Liz Goldsmith:

This article was linked to in one of the comments on Equine Ink, but I think it covers such an important topic that I’m reblogging it here. I had no idea that 70% of the horses who end up at slaughter houses are Quarter Horses. Certainly, I’m aware of the risks run by Thoroughbreds who are no longer racing, and the sad prospects of horses who are given away for free or short money on places like Craig’s List.
Sadly, the horses who are at the most risk are the ones who are healthy, young and unmanageable. The slaughter houses don’t want horses that are old, sick or very thin. Those are the horses that the pseudo rescues use to raise money, telling readers that their dollars are saving them from slaughter, when in fact, they are just opening up slots for other horses to get shipped in their place.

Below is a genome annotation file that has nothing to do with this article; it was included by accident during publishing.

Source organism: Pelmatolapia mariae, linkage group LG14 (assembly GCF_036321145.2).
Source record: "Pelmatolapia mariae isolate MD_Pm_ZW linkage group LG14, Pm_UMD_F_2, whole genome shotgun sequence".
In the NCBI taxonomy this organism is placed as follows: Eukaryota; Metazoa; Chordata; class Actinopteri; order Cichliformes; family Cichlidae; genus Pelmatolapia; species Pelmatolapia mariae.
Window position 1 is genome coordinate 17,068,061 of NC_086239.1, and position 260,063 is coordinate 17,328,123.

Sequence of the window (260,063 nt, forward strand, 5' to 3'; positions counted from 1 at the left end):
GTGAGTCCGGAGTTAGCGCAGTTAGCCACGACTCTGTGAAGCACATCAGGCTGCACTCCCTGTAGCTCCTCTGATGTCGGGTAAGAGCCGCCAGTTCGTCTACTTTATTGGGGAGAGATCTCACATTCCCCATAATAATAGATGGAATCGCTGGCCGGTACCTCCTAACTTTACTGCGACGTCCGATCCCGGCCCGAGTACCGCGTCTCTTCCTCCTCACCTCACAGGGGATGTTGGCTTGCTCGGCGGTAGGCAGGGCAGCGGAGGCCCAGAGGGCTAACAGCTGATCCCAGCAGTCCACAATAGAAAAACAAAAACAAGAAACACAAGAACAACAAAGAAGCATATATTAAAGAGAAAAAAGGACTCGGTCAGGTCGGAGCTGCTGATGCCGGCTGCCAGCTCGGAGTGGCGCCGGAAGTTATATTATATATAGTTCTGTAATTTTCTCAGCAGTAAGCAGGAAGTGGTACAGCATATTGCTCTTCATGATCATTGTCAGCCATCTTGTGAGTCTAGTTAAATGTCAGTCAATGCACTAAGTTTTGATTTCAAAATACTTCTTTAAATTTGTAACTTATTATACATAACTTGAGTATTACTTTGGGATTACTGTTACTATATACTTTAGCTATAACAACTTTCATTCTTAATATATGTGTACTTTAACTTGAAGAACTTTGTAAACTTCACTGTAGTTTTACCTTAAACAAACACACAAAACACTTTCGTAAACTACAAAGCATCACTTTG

Originally posted on sara annon:

  • “Lies, damned lies, and statistics” is a phrase describing the persuasive power of numbers,
  • particularly the use of statistics to bolster weak arguments.
  • It is also sometimes colloquially used to doubt statistics used to prove an opponent’s point.
  • from wikipedia

I added a few more links and updated this blog March 2014 because

  • “It’s discouraging to think how many people are shocked by honesty and how few by deceit.”
  • – Noël Coward

I have gotten engaged in talking about horse slaughter  because while anti-slaughter activists are portrayed as ignorant, irrational, sentimentalists that refuse to face facts, it turns out that it is actually the pro-slaughter advocates who have felt quite free to twist the facts to suit their purposes. Read the following link to find out how the AP responded when a reporter that has been published in Forbes Magazine, Newsweek, and the Huffington Post asked them to correct the…

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Put another quarter in


During the last of the snow, Zelda demonstrated her opinion of my request to cross a stream covered with ice. To her credit, she kept breaking through when she took a step forward.